19. Here, Kody is getting ready to install one of the Auto Gems onto one of the Pac-Kit saddlebags. The Gems are used as somewhat running lights when the bike is on, but they really make the bags, and entire look of the bike stand out. Once the Gems were all in place, the bags were mounted with a saddlebag bolt kit from J&P; Cycles.

20. A toolbox/pouch should be on every bike because it's not a matter of if you break down on the side of the road, but when. And you don't want to be without your basic set of tools. Kody installed the teardrop style tool box on the bike.

21. After buttoning up the toolbox, just under the oil bag, the Paughco exhaust was installed next.

22. Then the bike was nearing completion and after Kody mounted the split tanks from Biker's Choice, the instrument panel was mounted and wired, followed by the installation of the dash. After the dash went in place, Kody checked his work thoroughly to make sure no stone went unturned. After everything checked out, the bike was done!

23. And here is the finished product. She's nice to look at, especially when she dresses up so fancy. And this little baby could be yours for a measly five smackeroos! Now is the time to make your donations so log on to the J&P; Cycles and National Motorcycle Museum websites to make your contribution. Who knows, you could be riding into the New Year on a brand new custom Panhead. How's that for bringing in the spirit of change? Check back next issue to see the finished Panhead out on the road!

The J&P; Cycles/National Motorcycle Museum custom Panhead is now finished and it could belong to any one of you fine folks out there in V-Twin land. Hell, you don't even have to be in V-Twin land, but you might not hear about it unless you know someone who lives within its realm. The only thing is that this 1955 replica Pan will have to patiently wait until New Year's Eve 2009 to be united with its rightful owner. In order to take this baby home, all you have to do is make a donation to the National Motorcycle Museum for $5 to get one entry for the bike, or make a $25 donation to get six entries for the bike, and you don't have to be present to win.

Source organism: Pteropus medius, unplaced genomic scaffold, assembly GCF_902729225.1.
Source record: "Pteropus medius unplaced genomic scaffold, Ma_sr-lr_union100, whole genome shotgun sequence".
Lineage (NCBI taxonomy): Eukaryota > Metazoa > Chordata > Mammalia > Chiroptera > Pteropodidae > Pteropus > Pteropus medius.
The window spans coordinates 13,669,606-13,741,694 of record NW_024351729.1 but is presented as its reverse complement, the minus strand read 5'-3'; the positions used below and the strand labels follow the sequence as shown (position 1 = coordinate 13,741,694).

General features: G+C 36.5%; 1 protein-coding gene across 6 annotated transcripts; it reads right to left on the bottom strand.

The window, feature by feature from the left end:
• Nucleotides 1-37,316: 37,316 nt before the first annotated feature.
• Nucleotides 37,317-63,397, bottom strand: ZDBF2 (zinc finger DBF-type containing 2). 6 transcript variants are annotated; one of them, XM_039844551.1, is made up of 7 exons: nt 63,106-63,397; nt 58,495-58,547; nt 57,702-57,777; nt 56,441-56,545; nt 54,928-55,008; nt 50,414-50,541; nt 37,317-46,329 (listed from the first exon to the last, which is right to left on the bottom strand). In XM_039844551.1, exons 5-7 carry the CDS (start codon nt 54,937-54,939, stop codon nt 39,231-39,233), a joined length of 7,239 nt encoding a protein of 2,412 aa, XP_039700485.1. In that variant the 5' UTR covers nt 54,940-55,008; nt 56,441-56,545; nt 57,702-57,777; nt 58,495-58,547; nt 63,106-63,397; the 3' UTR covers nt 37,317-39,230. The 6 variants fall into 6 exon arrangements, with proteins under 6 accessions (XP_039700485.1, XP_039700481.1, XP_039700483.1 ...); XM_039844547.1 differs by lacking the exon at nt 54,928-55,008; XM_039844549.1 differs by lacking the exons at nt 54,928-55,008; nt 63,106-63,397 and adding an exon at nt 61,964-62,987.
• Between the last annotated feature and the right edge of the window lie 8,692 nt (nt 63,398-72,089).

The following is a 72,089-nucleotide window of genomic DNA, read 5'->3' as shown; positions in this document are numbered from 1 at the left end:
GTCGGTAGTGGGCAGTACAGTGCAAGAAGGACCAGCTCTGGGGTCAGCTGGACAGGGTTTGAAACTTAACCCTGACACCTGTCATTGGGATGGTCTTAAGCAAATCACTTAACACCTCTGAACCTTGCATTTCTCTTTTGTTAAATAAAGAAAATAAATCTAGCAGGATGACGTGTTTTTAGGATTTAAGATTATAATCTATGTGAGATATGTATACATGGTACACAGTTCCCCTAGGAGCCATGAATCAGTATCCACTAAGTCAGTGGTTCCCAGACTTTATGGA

The National Motorcycle Museum bike was built by J&P; Cycles, but the mega parts retailer from Anamosa, Iowa had a lot of help from S&S; Cycle's P-Series 93ci engine, a Panhead replica frame from Ted's V-Twin, a Rev-Tech four-speed transmission, a starter and alternator from Custom Chrome, a Primo belt drive and Rivera Pro Clutch, a set of Paughco exhaust pipes, Jammer primary parts, Performance Machine hand controls and brakes, Pac-Kit replica Panhead leather saddlebags, Wire Plus wiring components, Auto Gem lights and baby bullets, Coker tires, and Biker's Choice frontend and sheetmetal, which are available through the J&P; parts catalogs.

In last month's article, we took you through mock-up stages of this '55 replica bike and now, with a powdercoated frame and freshly painted tins by Iowa-based Underground Art Studios, J&P; Cycles bike builder Kody Wisner, and his right-hand-man, Tony Lueck have completed the build at the J&P; Cycles facilities. The bike was ready to be reassembled, filled with fluids, and taken for a ride.

Also, to celebrate its being in business for 30 years, J&P; Cycles is throwing its annual Open House for not just one, but two days this year, and it promises to be bigger and better than ever! Check it out June 27-28 2009 for a two-day Iowan experience you'll never forget!